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OSU researchers discover novel way to kill breast cancer cells without affecting regular ones

OSU cancer researchers Christiane Löhr, left, and Siva Kolluri.
Tyler Cockrell, OSU Daily Barometer
OSU cancer researchers Christiane Löhr, left, and Siva Kolluri.

CORVALLIS, Ore. (KTVZ) – Oregon State University researchers have discovered compounds that convert a protein known for protecting cancer cells into a tumor killer.

Scientists say their findings, several years in the making, open the door to promising therapies for breast cancer and other malignancies whose cells rely on the Bcl-2 protein to evade treatment and develop drug resistance.

“The holy grail in cancer research is finding a molecular target that plays a major, essential role in cancer cell growth that you can go after without causing side effects – that is, without affecting regular cells,” said Siva Kolluri, professor of environmental and molecular toxicology in the College of Agricultural Sciences. “Multiple pathways control a normal cell to be normal, and cancer cells hijack one of those pathways that control the rate of proliferation and/or death.”

Many types of cells are recycled, Kolluri said, through a programmed cell death process called apoptosis. Cancer cells, however, neutralize pathways that ordinarily kill cells, allowing these cells to grow out of control and in many cases metastasize, or spread, to other parts of the body.

Bcl-2 is an anti-apoptosis protein produced in higher levels by some cancer cells and has been used as a target by many drug researchers, Kolluri said. Inhibiting Bcl-2 has been successful in treating certain blood cancers, but not for solid cancers such as breast cancers.

“Cancer cells are so smart, they figure out ways to survive,” Kolluri said. “Many therapies do work for a while. But it’s like making a car stop, only to have the car move again. Here we’re completely taking the wheels off the car. We used the same Bcl-2 pathway but fundamentally made a new discovery: changing how this protein functions so it starts killing cancer cells.”

The research led by Kolluri and Christiane Löhr, professor of anatomic pathology in the Carlson College of Veterinary Medicine, involved studying triple-negative breast cancer in cell cultures and mouse models.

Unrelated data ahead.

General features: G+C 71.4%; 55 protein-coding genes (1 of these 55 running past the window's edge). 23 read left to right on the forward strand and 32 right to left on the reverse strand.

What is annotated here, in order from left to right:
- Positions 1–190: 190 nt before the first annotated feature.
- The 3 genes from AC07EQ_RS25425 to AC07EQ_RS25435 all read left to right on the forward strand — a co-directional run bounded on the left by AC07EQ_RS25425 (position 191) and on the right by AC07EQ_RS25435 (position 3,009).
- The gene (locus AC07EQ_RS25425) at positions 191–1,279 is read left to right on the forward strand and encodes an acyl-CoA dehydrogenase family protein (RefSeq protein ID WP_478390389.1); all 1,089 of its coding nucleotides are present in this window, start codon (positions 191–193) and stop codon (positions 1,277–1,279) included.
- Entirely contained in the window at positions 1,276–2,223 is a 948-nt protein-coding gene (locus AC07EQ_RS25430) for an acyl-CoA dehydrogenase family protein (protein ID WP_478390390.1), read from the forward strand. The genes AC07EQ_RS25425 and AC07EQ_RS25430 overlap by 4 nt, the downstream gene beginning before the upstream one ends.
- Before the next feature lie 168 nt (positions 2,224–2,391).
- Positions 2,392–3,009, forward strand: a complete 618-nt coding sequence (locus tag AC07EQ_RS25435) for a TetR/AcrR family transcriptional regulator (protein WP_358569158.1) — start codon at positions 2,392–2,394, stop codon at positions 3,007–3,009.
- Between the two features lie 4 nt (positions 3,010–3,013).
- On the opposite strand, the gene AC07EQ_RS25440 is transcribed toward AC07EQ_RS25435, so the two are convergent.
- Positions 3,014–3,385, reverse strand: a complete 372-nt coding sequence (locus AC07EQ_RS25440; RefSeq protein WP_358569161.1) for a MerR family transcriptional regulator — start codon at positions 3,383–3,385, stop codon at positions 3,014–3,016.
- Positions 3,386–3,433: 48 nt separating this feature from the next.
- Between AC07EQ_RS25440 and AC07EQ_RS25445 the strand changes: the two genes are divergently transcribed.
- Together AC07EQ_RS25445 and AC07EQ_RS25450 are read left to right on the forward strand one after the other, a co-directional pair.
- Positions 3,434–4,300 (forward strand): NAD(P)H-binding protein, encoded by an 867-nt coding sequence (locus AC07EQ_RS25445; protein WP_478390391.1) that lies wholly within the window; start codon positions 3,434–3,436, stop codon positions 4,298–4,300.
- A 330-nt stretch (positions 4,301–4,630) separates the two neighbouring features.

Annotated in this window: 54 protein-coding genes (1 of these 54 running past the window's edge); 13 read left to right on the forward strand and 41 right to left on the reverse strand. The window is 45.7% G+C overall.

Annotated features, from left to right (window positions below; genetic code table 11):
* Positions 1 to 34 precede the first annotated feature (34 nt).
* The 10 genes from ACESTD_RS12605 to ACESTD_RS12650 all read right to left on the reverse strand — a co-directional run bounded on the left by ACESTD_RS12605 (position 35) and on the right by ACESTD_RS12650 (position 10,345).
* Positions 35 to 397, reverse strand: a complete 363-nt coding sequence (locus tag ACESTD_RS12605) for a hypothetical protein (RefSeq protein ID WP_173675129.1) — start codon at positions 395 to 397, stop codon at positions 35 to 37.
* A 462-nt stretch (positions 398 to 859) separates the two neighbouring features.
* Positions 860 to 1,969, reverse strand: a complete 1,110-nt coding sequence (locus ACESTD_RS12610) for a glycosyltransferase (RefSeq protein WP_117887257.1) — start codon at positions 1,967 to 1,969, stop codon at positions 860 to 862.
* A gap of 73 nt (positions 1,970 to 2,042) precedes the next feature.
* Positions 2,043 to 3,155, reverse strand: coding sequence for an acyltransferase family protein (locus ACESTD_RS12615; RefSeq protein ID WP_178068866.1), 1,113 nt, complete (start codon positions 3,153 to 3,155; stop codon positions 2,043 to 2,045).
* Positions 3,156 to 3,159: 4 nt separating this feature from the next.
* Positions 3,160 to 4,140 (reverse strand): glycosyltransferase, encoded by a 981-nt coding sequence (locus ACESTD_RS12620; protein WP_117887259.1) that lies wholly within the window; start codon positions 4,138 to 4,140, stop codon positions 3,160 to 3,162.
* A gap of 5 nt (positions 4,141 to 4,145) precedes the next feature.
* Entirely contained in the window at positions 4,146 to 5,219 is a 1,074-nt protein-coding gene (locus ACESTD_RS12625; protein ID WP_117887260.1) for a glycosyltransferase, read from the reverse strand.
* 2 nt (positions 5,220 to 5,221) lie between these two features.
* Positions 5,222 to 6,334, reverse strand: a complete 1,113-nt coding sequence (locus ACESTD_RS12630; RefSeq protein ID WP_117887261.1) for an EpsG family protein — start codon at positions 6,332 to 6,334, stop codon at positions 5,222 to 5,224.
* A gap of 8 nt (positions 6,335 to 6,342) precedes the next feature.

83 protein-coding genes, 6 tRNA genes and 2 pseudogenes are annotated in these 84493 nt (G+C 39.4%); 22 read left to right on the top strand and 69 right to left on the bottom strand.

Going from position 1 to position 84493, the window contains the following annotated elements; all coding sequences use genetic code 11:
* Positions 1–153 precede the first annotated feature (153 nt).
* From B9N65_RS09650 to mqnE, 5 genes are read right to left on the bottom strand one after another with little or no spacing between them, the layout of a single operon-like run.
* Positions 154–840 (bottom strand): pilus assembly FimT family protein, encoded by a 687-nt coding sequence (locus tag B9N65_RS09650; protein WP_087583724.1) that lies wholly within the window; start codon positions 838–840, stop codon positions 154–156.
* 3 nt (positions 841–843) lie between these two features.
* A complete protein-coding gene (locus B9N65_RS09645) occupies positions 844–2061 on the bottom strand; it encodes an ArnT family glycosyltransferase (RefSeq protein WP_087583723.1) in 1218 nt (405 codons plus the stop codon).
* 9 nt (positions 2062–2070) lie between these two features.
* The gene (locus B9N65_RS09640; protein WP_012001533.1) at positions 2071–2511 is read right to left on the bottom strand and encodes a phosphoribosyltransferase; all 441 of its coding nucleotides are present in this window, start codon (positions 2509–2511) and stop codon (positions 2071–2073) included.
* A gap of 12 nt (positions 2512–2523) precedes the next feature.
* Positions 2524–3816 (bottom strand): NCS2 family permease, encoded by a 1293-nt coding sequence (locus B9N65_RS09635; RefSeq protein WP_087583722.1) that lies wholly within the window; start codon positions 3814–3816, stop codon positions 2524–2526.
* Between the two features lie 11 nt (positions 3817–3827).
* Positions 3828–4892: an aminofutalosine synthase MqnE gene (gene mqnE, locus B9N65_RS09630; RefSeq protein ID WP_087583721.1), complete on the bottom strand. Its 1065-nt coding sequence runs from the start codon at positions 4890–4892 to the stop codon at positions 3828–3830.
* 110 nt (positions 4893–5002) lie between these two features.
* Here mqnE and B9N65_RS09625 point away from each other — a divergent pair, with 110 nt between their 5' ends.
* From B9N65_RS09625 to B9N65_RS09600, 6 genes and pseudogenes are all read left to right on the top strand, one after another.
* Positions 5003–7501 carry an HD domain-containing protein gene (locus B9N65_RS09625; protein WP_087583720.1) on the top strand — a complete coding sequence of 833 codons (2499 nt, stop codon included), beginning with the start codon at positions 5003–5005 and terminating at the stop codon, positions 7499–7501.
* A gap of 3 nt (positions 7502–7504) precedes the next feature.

Triple-negative breast cancer, so called because its cells lack three specific receptors found in other breast cancers, is one of the most aggressive forms of breast cancer. It accounts for roughly 20% of all breast cancer diagnoses, the scientists note – including 15% of those with the worst prognoses.

Kolluri and Löhr have presented their findings in a pair of recently published studies.

The first, which appears in Cancer Research Communications, describes how they discovered and tested a new compound that changes the shape of the Bcl-2 molecule. The change exposes what they call Bcl-2’s “killer conformation,” which leads to cell death.

The second, in ACS Pharmacology and Translational Science, shows that another compound induces the death of breast cancer cells in culture and suppresses breast cancer lung metastasis in a mouse model. The lungs are a primary location to which breast cancer spreads.

“This is very promising, because many metastatic cancers have high Bcl-2 levels,” Löhr said. “This increased Bcl-2 expression is also common in cancer that has become resistant to therapies. Changing the conformation of Bcl-2 and using that pathway to kill cells is a distinctively different approach than has been tried before. Altering the function of a protein in a live cell is pretty amazing, and the potential to attack cancers that have escaped other treatments, while leaving normal cells intact, is there.”

The scientists note that their results follow years of highly detailed, mechanistic research.

“We were studying a protein that typically regulates genes in the nucleus, finding that the same protein also killed cells, and that it migrates from the nucleus into the mitochondria,” Kolluri said. “That migration is leading cells to die – how does it go to the mitochondria and how does it kill cells? That nuclear protein interacts with Bcl-2 – that’s how Bcl-2 changes into a killer.”

“A breakthrough like this is many years in the works,” Löhr added. “We’ve proven all the pieces that need to be in place and shown a proof of concept. And this has potential beyond humans, such as lymphoma cases in dogs. It’s an easier step from the lab to veterinary use than human use.”

Other OSU scientists contributing to the research were Prasad Kopparapu, Martin Pearce and Shanthakumar Tyavanagimatt. The work also involved Harikrishna Nakshatri of the Indiana University School of Medicine.

The U.S. Department of Agriculture’s National Institute of Food and Agriculture, the U.S. Army Medical Research and Material Command, and the National Cancer Institute of the National Institutes of Health supported the work.

“The next steps involve identifying partners to advance this research towards translation, testing in additional preclinical models, and eventually advancing the compounds to human trials,” Kolluri said.

Article Topic Follows: Oregon-Northwest

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